By Gary M. White, MD
Neonatal lupus erythematosus (NLE) is a disease of neonates born to mothers positive for SS-A (Ro) or SS-B (La) antibodies.
A high preponderance of female infants are affected. Both the mother and the infant may be found to have SS-A (Ro), SS-B (La) antibodies or rarely U1RNP. Mothers may have symptoms of Sjögren's syndrome or lupus erythematosus at the time of delivery or they may go on to develop them later.
Annular, erythematous lesions often with scale and atrophy on the scalp or face in the first two months of life are characteristic of neonatal lupus erythematosus. Prominent telangiectatic macules and angiomatous papules may be present early and occur unrelated to an inflammatory component. The angiomatous papules are particularly common in the inguinal or vulvar area. Depressed lesions of lupus profundus may form and can be permanent [BJD 1997;136;112].
Congenital heart block may be associated and is correlated with mortality. Less common associations include thrombocytopenia with petechiae, hepatitis, hemolytic anemia, hydrocephalus (e.g., manifested by enlarging head circumference at 1-3 months of age) and aplastic anemia.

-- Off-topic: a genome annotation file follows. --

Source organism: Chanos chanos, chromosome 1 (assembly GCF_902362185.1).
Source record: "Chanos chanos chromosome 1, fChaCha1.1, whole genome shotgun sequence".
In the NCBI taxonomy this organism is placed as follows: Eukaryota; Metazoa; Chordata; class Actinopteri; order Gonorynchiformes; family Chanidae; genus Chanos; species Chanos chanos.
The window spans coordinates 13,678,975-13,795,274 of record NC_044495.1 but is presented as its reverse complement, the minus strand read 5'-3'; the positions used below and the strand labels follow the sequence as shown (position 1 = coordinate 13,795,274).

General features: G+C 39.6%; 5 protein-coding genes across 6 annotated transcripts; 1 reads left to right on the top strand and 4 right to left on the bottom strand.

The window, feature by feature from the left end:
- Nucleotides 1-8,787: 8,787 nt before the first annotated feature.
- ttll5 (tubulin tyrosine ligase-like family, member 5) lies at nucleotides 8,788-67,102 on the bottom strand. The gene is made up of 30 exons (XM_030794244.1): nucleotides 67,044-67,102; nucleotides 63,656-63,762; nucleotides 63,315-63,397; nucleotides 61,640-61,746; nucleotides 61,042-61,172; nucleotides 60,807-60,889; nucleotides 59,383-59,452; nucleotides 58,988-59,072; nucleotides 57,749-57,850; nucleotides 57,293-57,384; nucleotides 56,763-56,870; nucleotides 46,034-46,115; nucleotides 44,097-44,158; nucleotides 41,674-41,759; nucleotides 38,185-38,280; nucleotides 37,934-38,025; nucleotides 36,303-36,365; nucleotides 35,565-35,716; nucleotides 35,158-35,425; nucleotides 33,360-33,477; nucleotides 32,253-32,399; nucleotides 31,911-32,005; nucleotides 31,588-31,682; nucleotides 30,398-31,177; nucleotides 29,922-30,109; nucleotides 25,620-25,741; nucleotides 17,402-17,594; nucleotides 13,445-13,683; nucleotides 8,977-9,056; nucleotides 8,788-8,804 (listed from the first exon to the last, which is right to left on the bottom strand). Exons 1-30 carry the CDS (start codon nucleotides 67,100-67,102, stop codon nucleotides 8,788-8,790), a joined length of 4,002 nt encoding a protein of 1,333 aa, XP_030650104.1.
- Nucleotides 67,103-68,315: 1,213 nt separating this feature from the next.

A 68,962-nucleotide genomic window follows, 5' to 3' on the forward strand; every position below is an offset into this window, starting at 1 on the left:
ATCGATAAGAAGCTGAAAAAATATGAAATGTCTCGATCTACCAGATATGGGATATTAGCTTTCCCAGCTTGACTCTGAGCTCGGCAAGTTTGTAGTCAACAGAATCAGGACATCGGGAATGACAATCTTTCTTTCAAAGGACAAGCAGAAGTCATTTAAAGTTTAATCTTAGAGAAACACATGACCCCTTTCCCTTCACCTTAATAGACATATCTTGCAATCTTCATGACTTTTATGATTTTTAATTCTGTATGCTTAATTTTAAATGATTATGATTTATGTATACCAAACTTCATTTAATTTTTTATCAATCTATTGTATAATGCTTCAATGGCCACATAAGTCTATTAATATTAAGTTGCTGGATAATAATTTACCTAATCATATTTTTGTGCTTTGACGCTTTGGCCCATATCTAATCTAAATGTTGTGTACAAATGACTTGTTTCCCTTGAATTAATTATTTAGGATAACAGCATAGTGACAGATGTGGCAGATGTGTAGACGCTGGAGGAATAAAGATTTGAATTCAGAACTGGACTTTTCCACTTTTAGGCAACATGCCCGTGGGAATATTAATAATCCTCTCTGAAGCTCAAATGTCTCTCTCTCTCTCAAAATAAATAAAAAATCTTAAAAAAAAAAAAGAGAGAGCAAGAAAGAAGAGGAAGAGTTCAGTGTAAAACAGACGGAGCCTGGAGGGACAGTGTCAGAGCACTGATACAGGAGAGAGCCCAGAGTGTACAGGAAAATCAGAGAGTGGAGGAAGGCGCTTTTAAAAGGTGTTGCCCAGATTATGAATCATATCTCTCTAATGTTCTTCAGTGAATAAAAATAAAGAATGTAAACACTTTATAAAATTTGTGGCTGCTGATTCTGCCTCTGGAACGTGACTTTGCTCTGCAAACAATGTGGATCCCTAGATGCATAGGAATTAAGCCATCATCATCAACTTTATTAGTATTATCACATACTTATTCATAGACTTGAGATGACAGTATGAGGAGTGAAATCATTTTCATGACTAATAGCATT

AEI is a somewhat poorly defined condition in which annular lesions occur in the newborn. It has been thought to be a hypersensitivity response to antigens present in the newborn period. Some of these patients have had mothers with lupus, so there may be an overlap in some cases between AEI and neonatal lupus.
Skin lesions should be managed with sunscreen and sun avoidance. They usually resolve within 6 months on their own along with the disappearance of the antibody. Mild topical steroids for a short period of time may be tried. A CBC and LFTs should be checked. Cardiac status should be assessed by a non-dermatologist. A pacemaker may be needed.
Courtesy of Theodore Sebastian, MD
Indian Dermatology Online Journal
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